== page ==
The first of those remedies echoes the recommendations made by the 2016 Mark Farmer Review: Modernise or Die. His report paints a picture of UK construction as a burning platform. The title conveys a stark message, but it’s one that the industry needs to take seriously.

Put simply, the companies that carry on doing things the way they’ve always done will eventually become the Blockbusters of the construction industry – and the architects of their own downfall. Whereas those that embrace digitisation and adopt best-practice business processes will become the Netflix winners – and the only ones able to compete effectively in a marketplace of wafer-thin margins.

The Farmer Review, the Industrial Strategy and the Sector Deal all direct the construction industry to evolve. Recommendations for change include the following:

The Farmer Review, the Industrial Strategy and the Sector Deal all direct the construction industry to evolve. Recommendations for change include the following:

  • Design for Manufacture and Assembly (DFMA)– this is about changing the nature of project delivery. The current norm is an onsite process with lots of manual trades designing and constructing at the same time, whereas you could reduce the safety
    risks and boost overall efficiency by prefabricating offsite. Some companies are already reaping the benefits of DFMA. For example, when Mace built the Shard, Western Europe’s tallest tower, space was very tight, so it overcame that obstacle by maximising prefabrication and off-site assembly, just outside the M25. And more recently I was astonished to read a BBC article reporting that the Chinese city of Wuhan was using a prefabrication approach to build a new hospital in just six days, in response to the outbreak of the coronavirus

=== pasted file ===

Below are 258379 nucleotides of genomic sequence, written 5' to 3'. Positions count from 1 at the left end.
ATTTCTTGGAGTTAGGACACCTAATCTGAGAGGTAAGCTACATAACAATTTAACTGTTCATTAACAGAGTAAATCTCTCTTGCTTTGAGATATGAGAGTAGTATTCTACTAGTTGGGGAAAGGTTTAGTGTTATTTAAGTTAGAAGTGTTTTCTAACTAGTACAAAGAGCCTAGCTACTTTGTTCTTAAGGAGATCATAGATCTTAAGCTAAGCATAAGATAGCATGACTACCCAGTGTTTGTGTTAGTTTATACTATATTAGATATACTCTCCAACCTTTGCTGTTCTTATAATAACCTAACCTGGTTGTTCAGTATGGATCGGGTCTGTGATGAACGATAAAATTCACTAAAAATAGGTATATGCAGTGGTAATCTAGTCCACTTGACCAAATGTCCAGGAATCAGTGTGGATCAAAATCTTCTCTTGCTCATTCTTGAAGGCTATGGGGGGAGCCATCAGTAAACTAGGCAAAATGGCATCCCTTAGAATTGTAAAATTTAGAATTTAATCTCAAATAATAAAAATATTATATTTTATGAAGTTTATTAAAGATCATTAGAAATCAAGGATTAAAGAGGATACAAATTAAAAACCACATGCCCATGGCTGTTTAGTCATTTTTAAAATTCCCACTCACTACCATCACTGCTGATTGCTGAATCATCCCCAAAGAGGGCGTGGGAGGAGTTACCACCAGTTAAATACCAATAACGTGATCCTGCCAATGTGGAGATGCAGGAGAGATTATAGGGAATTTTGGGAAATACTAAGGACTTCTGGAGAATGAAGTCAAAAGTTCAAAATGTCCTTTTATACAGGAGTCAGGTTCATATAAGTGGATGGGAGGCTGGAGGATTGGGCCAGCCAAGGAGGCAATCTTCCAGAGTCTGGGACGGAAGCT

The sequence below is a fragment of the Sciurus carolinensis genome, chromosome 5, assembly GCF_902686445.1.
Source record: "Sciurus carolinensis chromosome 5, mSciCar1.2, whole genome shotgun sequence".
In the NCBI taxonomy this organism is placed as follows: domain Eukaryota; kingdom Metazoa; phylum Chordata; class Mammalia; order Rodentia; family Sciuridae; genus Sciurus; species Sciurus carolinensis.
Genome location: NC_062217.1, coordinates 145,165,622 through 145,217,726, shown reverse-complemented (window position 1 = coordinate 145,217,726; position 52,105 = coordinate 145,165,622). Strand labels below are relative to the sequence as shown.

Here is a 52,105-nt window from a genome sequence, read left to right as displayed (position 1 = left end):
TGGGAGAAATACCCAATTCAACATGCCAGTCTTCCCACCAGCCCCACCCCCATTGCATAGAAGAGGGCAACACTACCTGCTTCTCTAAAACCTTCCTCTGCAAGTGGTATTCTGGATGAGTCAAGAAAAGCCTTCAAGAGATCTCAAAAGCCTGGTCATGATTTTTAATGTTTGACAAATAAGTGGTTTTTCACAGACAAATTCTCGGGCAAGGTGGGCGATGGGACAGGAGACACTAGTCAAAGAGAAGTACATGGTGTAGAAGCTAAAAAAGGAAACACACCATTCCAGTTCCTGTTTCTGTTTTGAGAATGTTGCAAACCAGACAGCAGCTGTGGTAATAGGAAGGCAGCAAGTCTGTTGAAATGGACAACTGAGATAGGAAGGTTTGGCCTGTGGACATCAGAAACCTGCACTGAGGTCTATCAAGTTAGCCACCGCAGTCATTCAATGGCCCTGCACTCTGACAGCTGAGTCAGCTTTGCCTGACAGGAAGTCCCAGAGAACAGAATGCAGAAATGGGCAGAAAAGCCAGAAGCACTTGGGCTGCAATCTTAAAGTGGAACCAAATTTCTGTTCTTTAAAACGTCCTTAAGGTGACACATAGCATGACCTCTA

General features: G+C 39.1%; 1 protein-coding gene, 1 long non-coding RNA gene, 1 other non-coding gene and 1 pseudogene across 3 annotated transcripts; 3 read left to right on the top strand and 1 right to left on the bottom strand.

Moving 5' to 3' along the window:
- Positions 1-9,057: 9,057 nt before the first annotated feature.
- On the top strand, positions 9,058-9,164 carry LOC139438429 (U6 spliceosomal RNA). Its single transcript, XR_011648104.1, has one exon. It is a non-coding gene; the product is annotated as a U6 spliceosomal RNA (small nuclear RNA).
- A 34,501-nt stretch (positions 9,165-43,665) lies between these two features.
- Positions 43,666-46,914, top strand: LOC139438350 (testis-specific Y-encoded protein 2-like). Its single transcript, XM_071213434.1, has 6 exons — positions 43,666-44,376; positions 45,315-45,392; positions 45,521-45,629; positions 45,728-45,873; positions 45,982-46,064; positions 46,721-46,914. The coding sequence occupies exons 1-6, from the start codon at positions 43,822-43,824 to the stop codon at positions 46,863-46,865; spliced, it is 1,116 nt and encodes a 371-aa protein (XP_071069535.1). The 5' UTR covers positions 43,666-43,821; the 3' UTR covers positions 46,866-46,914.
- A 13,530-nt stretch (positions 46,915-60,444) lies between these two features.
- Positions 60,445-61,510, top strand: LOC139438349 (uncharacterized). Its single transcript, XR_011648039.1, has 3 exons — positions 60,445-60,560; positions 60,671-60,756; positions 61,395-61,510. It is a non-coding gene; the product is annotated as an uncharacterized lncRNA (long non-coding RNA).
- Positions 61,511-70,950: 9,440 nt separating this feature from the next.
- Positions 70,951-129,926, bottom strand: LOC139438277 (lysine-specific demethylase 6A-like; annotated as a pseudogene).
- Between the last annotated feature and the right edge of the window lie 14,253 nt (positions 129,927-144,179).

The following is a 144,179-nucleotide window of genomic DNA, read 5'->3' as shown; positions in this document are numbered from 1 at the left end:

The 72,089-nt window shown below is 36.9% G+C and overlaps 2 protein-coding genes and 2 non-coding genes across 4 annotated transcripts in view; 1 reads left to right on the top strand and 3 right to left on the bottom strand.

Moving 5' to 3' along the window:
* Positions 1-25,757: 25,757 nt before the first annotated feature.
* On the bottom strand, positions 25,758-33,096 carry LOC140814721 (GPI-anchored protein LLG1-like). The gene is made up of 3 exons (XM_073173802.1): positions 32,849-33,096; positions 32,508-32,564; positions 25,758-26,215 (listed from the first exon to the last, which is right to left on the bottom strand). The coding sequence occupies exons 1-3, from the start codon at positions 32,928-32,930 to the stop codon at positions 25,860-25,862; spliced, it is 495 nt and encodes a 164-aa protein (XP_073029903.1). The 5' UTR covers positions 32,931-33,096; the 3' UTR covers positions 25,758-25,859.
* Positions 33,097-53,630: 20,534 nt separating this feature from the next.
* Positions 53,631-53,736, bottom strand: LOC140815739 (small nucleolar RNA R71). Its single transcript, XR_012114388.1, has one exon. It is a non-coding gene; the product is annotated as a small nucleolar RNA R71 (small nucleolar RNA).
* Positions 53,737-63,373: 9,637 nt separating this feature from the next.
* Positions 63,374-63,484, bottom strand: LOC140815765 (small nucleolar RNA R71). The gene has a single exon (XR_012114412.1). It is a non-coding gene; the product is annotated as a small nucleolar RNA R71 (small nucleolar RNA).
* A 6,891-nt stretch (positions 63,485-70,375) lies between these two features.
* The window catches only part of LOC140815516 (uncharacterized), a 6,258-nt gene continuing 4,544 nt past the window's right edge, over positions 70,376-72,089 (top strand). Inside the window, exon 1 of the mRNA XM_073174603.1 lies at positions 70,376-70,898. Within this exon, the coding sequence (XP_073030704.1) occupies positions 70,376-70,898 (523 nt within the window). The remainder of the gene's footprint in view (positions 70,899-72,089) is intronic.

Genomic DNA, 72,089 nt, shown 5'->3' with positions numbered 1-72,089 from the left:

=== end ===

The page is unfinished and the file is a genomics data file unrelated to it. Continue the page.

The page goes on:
• Time and cost reductions – DfMA will enable the UK construction industry to modernise and evolve, driving up efficiencies by digitising processes. It’s clear that BIM has a big role to play in that: it provides the opportunity for everyone involved to collaborate in producing a workable design to match the available budget; and with BIM, you can really
    start to nail time and cost overruns. The beauty of BIM is that there is a single version of the truth
  • Whole-life procurement – all too often, procurement decisions are being driven by price, not quality. If you fit single glazing rather than double, for example, it’ll be cheaper to build, but the owner’s heating costs will be horrific. This short-term approach to procurement is not sustainable. We’ve had two watershed moments in the industry: the collapse of Carillion and the human tragedy at Grenfell. Both disasters illustrate that if you focus on short-term gain and compromise on value against cost, you may well compromise the quality of the outcome of the process and the finish. The answer lies in a whole-life (totex) approach to procurement, and forging strategic, long-term, collaborative relationships between client and supply chain. The public sector accounts for 35-40% of demand in construction, so it can act as a catalyst for change – specifically when it owns the assets throughout their operational life.